Sellers need to recognize that buyers will sometimes start negotiations with a low-ball offer.  Even if your business is realistically priced, as it should be, so many businesses are overpriced that buyers assume sellers have significant negotiating room.  Experienced buyers may be more realistic in their initial offer on a reasonable priced business because they realize they run the risk of an owner’s negative emotional reaction.  But first-time buyers, without a lot of previous experience, don’t realize the damage a low-ball offer can create.  As a seller it is best to consider all offers and counteroffer with terms that are acceptable, giving the buyer a second chance to be reasonable.  An emotional outburst in response to a low-ball offer is counter-productive.

Don’t take the due diligence process personally

Emotions really tend to rise in due diligence.  At that stage buyers delve into many more details and ask lots of questions.  Many times the responses lead to more questions.  At some point the owner begins to ask himself and his advisors “Why doesn’t the buyer believe me?  Doesn’t he trust me?  Why should I trust him?”  It’s important to realize that a buyer has a lot at risk when evaluating an acquisition.  There are really no standard methods of due diligence.  Each buyer and their advisors may approach it differently.  Some will constantly seem like they are criticizing your business.  Others may focus on things you consider trivial.  You never know exactly what to expect.  The only sure thing is that the due diligence process can drive you crazy, and to some extent you will feel under attack.  It’s best to realize that in advance, control your emotions, don’t take it personally and be as cooperative and tolerant of the buyer as you possibly can.  A lot of transactions blow up in due diligence.  If the seller is mentally prepared for the process, things can go smoothly.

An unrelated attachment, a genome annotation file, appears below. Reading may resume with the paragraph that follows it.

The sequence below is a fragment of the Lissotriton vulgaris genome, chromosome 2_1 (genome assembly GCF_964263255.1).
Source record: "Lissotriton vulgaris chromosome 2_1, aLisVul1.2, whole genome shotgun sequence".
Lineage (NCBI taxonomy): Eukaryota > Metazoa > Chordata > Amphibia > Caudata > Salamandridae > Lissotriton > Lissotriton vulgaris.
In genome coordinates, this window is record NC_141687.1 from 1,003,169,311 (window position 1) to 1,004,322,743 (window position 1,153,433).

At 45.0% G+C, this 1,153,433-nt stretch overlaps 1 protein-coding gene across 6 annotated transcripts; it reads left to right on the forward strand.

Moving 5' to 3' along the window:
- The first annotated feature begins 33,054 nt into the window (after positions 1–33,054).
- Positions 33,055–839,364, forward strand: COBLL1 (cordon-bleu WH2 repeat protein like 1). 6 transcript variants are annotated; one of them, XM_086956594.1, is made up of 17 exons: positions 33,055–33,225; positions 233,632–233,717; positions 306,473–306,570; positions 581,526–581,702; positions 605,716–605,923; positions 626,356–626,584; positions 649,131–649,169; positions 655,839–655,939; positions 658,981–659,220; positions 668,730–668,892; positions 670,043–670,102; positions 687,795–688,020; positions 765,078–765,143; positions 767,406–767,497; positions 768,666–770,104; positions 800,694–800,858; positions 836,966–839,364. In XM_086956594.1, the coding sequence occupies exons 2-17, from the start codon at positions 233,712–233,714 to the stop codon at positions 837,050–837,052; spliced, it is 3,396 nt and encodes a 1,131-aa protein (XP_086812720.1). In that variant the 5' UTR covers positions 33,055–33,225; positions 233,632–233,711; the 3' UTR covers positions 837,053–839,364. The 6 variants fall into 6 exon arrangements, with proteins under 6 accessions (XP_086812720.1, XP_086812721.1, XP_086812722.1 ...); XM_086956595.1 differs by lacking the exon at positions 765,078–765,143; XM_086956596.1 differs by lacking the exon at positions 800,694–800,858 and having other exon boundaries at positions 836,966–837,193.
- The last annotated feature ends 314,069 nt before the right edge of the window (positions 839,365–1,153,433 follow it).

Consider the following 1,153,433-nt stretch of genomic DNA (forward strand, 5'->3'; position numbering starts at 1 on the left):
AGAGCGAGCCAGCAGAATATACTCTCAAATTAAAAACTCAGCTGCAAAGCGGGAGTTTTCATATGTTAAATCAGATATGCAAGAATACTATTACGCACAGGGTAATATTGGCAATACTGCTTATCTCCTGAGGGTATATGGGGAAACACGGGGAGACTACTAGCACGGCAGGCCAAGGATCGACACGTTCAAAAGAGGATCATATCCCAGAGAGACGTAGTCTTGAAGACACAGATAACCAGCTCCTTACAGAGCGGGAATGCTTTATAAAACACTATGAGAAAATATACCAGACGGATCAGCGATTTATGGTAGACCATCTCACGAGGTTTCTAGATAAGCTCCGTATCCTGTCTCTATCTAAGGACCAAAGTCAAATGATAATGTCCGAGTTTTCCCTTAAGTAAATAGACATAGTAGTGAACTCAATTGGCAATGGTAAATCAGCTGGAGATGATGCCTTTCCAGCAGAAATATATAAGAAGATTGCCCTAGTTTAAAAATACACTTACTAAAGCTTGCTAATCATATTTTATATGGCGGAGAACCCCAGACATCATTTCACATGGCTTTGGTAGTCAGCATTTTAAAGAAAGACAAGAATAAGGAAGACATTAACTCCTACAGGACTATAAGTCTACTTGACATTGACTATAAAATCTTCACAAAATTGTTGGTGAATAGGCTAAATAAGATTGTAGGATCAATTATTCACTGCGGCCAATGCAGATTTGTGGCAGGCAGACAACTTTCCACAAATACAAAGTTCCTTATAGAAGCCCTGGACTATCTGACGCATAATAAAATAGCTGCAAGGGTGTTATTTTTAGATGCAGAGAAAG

Representations and warranties are not a personal attack on your integrity